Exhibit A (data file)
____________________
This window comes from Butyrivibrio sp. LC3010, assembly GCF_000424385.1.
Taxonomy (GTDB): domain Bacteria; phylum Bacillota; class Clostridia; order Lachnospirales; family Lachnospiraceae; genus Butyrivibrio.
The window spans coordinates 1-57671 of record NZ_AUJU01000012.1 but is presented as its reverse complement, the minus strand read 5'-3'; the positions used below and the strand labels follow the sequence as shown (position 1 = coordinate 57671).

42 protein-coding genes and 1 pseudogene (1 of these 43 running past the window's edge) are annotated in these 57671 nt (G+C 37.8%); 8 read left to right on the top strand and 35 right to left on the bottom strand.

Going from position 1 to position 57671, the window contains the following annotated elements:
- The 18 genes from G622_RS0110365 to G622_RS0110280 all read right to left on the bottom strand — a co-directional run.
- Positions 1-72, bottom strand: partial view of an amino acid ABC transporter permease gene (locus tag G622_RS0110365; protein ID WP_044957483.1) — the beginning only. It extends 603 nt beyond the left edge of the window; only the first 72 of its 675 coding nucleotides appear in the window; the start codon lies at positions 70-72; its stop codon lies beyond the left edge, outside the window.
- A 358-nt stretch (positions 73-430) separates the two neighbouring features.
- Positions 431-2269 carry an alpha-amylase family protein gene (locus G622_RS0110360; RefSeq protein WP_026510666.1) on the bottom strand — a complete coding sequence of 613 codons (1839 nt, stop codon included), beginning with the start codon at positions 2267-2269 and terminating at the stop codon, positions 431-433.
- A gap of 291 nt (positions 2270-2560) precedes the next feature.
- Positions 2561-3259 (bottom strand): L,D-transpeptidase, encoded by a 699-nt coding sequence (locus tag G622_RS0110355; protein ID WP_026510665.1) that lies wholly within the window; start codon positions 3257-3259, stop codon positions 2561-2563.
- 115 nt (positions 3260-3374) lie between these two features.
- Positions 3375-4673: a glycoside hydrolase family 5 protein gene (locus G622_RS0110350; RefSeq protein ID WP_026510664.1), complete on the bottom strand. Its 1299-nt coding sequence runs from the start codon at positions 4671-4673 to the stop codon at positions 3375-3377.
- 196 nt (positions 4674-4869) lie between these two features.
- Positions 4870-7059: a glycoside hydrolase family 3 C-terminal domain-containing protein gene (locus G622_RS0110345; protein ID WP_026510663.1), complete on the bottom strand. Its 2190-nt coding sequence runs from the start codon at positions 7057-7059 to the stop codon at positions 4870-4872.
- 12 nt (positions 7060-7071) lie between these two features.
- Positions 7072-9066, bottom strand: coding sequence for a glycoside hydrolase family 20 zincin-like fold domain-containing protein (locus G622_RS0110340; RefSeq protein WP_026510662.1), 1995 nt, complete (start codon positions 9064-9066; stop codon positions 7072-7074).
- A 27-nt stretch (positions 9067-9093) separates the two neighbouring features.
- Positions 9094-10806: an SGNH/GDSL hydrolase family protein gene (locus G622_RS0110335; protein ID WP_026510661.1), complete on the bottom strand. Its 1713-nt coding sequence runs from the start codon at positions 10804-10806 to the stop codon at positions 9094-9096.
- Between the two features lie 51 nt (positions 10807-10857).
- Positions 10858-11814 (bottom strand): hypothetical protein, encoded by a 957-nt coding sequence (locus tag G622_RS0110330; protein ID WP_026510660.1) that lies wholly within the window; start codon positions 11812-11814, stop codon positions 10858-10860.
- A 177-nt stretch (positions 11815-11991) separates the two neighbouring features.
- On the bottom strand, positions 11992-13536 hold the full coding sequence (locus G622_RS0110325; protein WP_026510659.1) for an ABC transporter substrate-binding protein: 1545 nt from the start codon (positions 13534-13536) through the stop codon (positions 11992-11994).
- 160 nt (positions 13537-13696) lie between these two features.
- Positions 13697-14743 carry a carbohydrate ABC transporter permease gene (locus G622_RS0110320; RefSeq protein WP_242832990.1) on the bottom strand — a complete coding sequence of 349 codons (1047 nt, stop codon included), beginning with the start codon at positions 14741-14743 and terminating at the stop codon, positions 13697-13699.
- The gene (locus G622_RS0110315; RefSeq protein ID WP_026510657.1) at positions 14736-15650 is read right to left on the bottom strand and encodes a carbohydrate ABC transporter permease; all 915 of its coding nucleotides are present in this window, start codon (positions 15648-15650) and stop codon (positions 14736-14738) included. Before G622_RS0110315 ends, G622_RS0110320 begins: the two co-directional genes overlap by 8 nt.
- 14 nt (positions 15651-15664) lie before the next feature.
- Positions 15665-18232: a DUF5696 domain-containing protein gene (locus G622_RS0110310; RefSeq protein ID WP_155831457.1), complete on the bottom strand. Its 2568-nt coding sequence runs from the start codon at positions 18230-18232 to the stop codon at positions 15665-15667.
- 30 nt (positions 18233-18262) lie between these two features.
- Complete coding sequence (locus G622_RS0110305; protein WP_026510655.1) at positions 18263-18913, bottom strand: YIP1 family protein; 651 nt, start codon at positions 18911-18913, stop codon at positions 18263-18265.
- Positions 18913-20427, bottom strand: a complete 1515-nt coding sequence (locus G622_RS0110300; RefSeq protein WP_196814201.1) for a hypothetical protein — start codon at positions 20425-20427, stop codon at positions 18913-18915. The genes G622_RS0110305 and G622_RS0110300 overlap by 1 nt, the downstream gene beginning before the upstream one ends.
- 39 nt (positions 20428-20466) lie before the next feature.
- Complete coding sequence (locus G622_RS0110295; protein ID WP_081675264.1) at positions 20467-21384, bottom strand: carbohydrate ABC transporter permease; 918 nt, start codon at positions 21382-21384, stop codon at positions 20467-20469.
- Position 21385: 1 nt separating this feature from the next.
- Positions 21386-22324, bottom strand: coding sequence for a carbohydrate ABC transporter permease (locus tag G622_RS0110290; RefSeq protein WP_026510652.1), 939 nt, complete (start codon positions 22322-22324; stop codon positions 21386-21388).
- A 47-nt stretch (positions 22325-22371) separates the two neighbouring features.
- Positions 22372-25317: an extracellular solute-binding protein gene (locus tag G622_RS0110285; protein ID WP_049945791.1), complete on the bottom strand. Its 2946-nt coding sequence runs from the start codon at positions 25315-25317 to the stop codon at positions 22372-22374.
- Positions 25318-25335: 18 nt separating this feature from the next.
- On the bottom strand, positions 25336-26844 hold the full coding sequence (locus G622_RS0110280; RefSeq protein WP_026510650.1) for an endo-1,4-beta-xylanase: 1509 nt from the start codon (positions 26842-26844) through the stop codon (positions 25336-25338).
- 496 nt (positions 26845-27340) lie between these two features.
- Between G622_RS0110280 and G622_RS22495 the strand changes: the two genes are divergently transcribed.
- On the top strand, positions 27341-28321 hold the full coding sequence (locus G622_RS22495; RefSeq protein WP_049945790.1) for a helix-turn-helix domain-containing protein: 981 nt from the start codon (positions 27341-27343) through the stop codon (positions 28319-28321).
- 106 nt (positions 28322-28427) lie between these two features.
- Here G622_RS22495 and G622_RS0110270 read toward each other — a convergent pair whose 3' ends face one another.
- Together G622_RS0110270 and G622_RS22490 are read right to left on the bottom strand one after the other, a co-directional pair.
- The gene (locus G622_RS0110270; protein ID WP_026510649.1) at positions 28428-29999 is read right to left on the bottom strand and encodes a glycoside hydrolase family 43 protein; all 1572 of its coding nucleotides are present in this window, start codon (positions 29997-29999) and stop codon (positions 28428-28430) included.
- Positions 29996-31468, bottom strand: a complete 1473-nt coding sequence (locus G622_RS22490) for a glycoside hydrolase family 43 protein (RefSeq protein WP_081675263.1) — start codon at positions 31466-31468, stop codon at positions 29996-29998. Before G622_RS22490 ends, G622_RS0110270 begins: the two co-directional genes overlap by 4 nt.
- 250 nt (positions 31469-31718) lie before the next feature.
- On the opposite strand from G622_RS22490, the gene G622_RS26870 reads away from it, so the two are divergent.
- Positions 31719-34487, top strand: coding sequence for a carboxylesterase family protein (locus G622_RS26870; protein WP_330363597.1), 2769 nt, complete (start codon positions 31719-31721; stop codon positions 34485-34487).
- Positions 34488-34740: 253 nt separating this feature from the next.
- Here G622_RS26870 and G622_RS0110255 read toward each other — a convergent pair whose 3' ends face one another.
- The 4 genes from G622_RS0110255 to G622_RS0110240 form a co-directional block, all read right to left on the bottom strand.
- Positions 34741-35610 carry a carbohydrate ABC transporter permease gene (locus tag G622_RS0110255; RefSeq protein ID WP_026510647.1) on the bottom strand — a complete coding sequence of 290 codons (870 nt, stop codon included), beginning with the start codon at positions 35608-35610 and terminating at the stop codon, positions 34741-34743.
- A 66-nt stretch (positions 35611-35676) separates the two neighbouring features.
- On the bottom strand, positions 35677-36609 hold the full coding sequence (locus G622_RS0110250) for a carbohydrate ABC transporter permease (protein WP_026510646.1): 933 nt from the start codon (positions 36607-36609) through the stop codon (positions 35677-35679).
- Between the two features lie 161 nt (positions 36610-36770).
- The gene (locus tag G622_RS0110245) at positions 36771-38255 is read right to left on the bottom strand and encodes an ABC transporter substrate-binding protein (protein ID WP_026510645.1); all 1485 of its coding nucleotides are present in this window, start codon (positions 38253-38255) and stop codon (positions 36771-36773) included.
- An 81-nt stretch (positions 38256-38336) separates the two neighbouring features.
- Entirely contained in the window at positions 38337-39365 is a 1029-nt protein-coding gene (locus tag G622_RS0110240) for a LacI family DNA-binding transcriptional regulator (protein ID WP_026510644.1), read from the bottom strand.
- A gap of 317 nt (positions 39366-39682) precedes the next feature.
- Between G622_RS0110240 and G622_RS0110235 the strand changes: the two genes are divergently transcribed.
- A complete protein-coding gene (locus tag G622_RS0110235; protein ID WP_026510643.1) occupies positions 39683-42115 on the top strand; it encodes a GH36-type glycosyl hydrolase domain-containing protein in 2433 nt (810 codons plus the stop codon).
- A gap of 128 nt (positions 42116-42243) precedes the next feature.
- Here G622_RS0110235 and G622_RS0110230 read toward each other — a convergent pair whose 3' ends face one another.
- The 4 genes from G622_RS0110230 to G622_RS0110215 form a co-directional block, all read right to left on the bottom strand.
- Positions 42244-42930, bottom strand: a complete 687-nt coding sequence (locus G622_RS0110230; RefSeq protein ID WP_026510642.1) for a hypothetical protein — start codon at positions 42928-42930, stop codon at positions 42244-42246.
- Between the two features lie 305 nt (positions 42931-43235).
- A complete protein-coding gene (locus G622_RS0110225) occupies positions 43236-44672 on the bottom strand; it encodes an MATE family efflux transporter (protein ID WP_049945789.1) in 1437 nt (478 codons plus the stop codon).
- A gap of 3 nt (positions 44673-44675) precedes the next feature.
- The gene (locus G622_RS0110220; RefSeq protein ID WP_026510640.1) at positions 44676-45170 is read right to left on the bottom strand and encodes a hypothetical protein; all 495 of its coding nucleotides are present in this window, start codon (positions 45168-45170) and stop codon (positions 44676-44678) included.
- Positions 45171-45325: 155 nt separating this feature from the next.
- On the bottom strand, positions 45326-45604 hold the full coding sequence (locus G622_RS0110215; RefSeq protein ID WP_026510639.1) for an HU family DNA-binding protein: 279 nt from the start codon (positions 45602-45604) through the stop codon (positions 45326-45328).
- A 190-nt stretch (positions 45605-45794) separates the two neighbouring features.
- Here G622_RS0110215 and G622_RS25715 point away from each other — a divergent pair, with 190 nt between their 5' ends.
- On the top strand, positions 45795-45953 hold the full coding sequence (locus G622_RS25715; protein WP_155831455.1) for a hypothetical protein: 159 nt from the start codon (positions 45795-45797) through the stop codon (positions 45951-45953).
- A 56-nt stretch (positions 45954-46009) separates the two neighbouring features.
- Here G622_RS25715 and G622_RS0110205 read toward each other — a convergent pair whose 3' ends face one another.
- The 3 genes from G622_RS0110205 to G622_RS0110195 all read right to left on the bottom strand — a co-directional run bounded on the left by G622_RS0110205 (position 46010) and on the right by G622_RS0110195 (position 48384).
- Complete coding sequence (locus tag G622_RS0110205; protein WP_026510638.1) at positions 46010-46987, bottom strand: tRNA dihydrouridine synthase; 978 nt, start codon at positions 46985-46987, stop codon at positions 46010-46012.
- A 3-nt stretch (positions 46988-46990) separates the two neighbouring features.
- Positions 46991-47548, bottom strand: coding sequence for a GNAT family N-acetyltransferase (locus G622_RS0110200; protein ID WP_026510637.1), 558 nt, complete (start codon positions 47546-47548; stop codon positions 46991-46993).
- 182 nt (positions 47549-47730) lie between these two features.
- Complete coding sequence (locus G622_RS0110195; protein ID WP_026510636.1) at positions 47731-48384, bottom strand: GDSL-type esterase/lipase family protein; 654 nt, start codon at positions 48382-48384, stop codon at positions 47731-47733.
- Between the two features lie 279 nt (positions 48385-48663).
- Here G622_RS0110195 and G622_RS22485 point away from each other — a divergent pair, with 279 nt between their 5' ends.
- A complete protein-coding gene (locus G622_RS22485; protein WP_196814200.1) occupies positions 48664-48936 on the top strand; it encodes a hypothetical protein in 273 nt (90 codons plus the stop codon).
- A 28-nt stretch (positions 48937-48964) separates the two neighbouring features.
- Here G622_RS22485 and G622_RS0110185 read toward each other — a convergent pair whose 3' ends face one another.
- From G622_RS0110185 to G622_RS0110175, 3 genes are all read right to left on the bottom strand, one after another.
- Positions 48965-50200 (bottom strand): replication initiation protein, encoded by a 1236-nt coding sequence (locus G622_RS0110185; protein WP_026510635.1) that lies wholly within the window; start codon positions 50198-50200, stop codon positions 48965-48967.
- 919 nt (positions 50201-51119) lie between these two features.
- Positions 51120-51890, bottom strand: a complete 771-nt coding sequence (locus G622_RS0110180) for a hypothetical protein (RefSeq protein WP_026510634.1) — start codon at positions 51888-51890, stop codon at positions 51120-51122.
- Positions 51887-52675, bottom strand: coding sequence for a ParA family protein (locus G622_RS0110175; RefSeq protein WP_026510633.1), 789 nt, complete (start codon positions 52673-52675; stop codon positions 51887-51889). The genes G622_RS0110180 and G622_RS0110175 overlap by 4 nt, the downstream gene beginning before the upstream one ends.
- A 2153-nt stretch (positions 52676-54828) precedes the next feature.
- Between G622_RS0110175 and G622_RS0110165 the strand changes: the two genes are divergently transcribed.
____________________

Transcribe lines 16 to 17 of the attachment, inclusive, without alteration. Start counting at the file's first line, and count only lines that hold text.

- 12 nt (positions 7060-7071) lie between these two features.
- Positions 7072-9066, bottom strand: coding sequence for a glycoside hydrolase family 20 zincin-like fold domain-containing protein (locus G622_RS0110340; RefSeq protein WP_026510662.1), 1995 nt, complete (start codon positions 9064-9066; stop codon positions 7072-7074).